Posts Tagged ‘monsters


Weird Tables: Corpse Bits 4 Ca$h

Arch-wizards, alchemists and taxidermists crave various chunks of monster anatomy for their own peculiar purposes, and sometimes they’re willing to pay good money for such things! Players who recognize this may get into the habit of chopping up everything they encounter and hauling the bits back like deranged slaughterhouse workers. To keep the PCs from overdoing it, you may wish to limit such sales to specific requests (or “quests” for short) proffered by enchanters for whatever fresh ingredient they happen to need at the moment, as determined by the


Roll twice on a d20 to determine what weird thing the local magician desires. If this offers a nonsensical result, like a ghoul horn or hellhound wing, ignore it and roll on the “special reagent” table instead.

Roll Creature Reagent
1 Basilisk Blood
2 Cockatrice Bone/Skull
3 Doppelganger Brain
4 Dragon Ear
5 Ghoul Eye
6 Giant Flesh
7 Gryphon Genitals
8 Harpy Hair/Feathers/Scales
9 Hellhound Hand/Foot/Paw
10 Hydra Heart
11 Manticore Horn/Antler
12 Medusa Liver
13 Minotaur Nose
14 Mummy Saliva
15 Ogre Skin/Hide
16 Owlbear Stomach/Intestine
17 Troglodyte Tail
18 Troll Teeth/Beak
19 Wereolf Tongue
20 Wyvern Wing


Roll 1d12.

Roll Reagent
1 Carrion crawler tendril
2 Displacer beast hide
3 Fire beetle gland
4 Gelatinous cube gelatin
5 Giant scorpion stinger
6 Giant spider venom
7 Giant toad tongue
8 Killer bee honey
9 Ochre jelly protoplasm
10 Rust monster antennae
11 Shrieker spores
12 Stirge proboscis

Appropriate payment will vary based on how much gold you want to put into the PCs’ hands. In the past, I’ve generally offered 1d6 x 100 gold pieces for reagents. Now I’m considering monster HD x monster HD x 100 gold pieces. This may inspire PCs to go after monsters that outclass them in order to earn some sweet loot!


Quick and Dirty Idiosyncratic Wilderness Encounter Charts

The Marsh/Cook Expert set has a nice, neat set of random wilderness encounter tables in the back. Similar tables can be found in other editions. These are pretty nifty in that they cover a wide range of terrain types, providing different encounter sub-tables for each type of terrain, so you won’t see the same monsters in the desert that you ran into in the jungle.

Nonetheless, there’s still a certain lack of variety. Might there not be different monsters on the jungle-covered Isle of Dread than in the rainforest of Hepmonaland? Won’t the humanoid tribes in the hills near Greyhawk be less powerful, numerous and varied than those in the Broken Lands? Surely the partially tamed wilderness in Furyondy isn’t going to be infested with big-ticket monsters that can butcher your 2nd-level party. And what about the demons and undead that should be roaming the downs and barrens of the domain of Iuz? I don’t see them on any of the standard tables.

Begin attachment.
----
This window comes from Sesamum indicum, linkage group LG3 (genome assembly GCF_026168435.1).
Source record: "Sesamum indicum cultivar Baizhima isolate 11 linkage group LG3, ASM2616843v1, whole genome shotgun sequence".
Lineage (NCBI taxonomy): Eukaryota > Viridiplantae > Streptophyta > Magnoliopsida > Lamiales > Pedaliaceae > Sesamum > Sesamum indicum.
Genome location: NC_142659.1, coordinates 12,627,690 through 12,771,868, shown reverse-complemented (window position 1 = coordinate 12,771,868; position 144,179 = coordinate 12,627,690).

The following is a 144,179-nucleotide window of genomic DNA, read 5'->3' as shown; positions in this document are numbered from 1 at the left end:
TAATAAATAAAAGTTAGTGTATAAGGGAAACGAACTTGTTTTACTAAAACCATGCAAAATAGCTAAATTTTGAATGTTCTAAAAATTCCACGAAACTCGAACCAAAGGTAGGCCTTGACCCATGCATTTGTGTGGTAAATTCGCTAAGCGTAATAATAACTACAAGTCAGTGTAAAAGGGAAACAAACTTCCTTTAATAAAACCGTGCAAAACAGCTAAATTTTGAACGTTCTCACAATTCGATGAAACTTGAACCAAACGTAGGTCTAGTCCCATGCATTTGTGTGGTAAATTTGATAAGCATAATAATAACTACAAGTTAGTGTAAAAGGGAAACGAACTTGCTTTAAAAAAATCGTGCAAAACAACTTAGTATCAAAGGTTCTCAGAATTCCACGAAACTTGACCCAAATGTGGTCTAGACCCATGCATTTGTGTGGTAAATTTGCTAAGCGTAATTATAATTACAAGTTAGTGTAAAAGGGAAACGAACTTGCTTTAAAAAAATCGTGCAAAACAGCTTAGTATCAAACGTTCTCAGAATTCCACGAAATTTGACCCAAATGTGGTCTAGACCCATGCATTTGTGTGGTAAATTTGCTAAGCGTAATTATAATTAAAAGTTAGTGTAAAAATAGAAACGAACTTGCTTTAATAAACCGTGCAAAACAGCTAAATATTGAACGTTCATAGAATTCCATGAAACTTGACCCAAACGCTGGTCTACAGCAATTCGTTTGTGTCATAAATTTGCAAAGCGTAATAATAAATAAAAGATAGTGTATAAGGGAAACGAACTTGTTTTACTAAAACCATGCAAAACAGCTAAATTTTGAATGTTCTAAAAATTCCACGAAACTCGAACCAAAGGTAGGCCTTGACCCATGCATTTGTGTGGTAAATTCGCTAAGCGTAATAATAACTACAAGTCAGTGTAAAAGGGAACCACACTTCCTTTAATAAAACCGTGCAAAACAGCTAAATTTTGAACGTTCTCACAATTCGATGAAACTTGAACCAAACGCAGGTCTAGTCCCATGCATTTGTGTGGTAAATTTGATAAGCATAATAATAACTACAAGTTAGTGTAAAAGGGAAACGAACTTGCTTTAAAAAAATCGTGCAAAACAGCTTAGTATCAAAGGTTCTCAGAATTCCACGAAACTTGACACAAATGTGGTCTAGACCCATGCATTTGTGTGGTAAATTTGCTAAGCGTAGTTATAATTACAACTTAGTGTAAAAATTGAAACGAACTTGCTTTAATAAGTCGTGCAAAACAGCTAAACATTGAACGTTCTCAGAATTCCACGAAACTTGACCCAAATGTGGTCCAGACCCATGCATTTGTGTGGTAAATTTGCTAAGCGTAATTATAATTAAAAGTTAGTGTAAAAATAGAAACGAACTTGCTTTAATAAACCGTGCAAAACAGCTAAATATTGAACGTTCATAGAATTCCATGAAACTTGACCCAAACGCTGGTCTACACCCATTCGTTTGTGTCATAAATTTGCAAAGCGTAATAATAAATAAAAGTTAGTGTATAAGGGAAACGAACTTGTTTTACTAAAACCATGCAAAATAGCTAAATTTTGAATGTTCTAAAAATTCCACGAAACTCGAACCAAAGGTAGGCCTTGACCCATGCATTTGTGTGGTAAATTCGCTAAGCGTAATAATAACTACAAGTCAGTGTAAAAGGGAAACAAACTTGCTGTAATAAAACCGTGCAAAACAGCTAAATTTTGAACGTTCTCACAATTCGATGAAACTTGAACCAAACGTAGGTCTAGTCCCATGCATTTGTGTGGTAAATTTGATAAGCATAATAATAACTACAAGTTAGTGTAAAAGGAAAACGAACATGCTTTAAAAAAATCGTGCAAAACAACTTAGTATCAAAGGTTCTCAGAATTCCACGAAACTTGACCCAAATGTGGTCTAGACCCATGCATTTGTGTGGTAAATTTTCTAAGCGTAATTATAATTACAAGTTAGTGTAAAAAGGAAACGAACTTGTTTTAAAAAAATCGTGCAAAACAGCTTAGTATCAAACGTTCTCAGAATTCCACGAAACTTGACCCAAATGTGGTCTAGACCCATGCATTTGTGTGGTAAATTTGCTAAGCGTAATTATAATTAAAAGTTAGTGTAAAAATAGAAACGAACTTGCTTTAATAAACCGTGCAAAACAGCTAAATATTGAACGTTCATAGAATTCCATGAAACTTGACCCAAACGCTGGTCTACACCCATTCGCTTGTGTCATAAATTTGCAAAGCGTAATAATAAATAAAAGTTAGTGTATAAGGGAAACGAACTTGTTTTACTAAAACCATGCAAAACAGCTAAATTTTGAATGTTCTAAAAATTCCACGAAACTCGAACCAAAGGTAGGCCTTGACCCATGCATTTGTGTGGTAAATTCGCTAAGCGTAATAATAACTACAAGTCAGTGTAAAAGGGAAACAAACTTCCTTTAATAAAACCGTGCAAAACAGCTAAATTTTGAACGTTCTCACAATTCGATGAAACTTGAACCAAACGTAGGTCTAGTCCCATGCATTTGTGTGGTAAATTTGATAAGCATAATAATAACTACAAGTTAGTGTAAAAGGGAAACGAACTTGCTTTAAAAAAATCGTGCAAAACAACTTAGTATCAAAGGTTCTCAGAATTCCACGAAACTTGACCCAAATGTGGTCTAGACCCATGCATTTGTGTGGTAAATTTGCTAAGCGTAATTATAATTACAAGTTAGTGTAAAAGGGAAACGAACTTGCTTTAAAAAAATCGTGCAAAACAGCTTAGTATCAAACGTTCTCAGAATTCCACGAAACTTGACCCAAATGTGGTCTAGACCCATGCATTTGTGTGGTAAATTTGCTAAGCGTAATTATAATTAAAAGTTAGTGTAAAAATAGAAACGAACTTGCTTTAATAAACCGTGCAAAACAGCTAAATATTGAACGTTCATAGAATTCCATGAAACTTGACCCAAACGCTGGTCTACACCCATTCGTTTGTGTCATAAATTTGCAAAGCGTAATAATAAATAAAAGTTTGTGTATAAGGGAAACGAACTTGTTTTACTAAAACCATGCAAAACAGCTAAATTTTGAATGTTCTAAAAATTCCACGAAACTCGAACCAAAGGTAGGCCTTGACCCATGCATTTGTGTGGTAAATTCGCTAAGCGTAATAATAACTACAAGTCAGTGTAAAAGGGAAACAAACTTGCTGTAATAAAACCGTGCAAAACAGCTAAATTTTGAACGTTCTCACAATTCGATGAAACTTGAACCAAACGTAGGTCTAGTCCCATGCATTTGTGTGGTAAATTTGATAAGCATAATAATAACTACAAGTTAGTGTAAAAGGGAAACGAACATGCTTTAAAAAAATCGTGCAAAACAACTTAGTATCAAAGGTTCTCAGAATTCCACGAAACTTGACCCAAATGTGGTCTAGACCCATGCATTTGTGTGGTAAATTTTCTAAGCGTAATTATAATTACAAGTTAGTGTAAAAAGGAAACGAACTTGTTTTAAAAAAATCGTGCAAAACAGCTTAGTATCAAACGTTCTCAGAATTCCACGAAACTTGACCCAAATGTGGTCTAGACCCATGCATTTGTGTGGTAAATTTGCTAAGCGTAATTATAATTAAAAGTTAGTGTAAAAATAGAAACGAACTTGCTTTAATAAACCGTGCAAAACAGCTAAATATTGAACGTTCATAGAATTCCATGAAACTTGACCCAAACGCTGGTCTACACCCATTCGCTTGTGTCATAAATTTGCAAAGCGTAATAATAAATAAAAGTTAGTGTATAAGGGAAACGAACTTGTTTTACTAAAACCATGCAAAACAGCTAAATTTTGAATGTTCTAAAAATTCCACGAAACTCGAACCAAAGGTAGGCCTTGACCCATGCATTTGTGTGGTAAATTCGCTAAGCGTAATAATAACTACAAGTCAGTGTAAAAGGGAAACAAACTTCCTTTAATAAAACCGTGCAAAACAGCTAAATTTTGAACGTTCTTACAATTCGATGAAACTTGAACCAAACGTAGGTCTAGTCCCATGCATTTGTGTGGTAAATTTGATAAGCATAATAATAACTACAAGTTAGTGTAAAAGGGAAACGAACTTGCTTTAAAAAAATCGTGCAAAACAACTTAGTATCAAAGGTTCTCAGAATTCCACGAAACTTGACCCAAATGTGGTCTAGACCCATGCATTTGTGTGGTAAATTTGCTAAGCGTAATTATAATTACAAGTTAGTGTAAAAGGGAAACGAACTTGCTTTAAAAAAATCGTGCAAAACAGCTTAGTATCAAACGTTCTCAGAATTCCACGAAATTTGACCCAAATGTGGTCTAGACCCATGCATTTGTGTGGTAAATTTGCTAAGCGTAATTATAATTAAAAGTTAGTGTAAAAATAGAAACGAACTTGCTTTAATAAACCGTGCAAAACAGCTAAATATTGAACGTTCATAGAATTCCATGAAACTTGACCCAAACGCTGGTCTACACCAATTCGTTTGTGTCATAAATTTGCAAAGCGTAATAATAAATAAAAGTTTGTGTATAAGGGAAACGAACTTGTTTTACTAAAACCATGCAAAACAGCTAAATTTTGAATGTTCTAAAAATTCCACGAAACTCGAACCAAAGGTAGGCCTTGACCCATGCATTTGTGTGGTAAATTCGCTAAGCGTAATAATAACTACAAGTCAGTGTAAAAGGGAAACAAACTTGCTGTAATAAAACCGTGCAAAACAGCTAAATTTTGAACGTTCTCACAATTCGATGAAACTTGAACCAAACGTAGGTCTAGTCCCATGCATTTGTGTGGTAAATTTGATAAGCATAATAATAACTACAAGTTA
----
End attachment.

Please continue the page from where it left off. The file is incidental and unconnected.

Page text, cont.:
So yeah, having distinct wilderness encounter tables for each region is awesome. But it’s also a lot of work! Fortunately, there are several quick and dirty way to make an idiosyncratic wilderness encounter chart. See below!

1) Steal it from a module. Are your low-level PCs traversing a marshy shoreline in a civilized — albeit unpleasant — area? Use the encounter tables for Nulb in T1-4: The Temple of Elemental Evil, which are full of relatively weak monsters, including pirates! On the other hand, the dragon-infested encounter table in X10: Red Arrow, Black Shield is well-suited to really nasty badlands where only high-level characters dare to tread.

2) Alter the distribution on the top-level table. Wilderness encounter charts generally have a top-level table which, when rolled upon, sends you to one of many sub-tables. For instance, with a table like this:

1 Men
2 Flyer
3 Humanoid
4 Unusual
5 Animal
6 Humanoid
7 Dragon
8 Dragon

… you can just roll a d6 instead. Presto, no more Dragon subtable, and no more dragons!

3) Modify the top-level table to make certain results common. For instance, in the above table, instead of eliminating entries #7 and #8 outright, you could replace them with “7: Merchants” and “8: Brigands” for a dangerous trade route. Alternately, if they’re going through the haunted Bone March, you could bump it up to a d10, with entries of “7: Skeletons”, “8: Zombies”, “9: Ghouls” and “10: Wights” to make the undead far more prevalent.

4) Use the tables as-is, but replace inappropriate or undesired results (maybe you don’t want Frost Giants in this volcanic badlands, or Giant Lizards in that taiga) with something else — either with a specific pre-determined entry, a “Special Replacement Table”, or with a whimsical spur-of-the-moment choice.

Give one of these quick and dirty wilderness encounter mods a try. If you do, let us know how it works for you!


White Box Archaeology: An Especially Deadly Assortment

Purple Worm

It looks like these fellows may be out of their league.

The word “level” gets bandied around a lot in D&D. One use involves deliberate parallelism: character levels and dungeon levels. It’s expected that the monsters on any given level will be a fair match for PCs of the same character level. So when your third-level PCs hit the third level of the dungeon, they’ll encounter 3 hit die monsters that’ll give them a good workout without demolishing them.

And yet this isn’t actually the case.

Part of the challenge of old-school D&D lies in the subversion of this expectation. Sometimes you’ll tackle unexpectedly weak opponents that’ll drain your resources without giving you much reward. And more importantly, sometimes you’ll run into enemies much stronger than you are. At this point, you’d better be ready to get lucky, use up precious one-shot magic items, run away or die.

The Moldvay Red Box deals with this in a relatively tame fashion (p.B29):

“A monster’s level is only a guide, and a monster could be found anywhere in a dungeon, whatever the level. However, as a general rule, it is useful to limit monsters to 2 dungeon levels higher or lower than their hit dice. When monsters are encountered on dungeon levels less than the monster’s level, there should be fewer monsters than normal. And when monsters are met on dungeon levels greater than the monsters’ level, there should be more monsters than normal. EXAMPLE: A 4th level monster might be found anywhere in dungeon levels 2 through 6, but it is not likely to be found on the 1st or 7th levels except one at a time (on the 1st level) or in large numbers (on the 7th level or below).

OD&D is more precise, presenting a matrix for determining which level’s random encounter table you should use. For example, on the second dungeon level, you’d roll 1d6. Roll a 1, it’s a first-level monster. Roll a 2, it’s a second-level monster. Roll a 3 or a 4, it’s a third-level monster. Roll a 5, it’s a fourth-level monster. And if you roll a 6, it’s a fifth-level monster.

And then you get the Monster & Treasure Assortment, at which point all bets are off.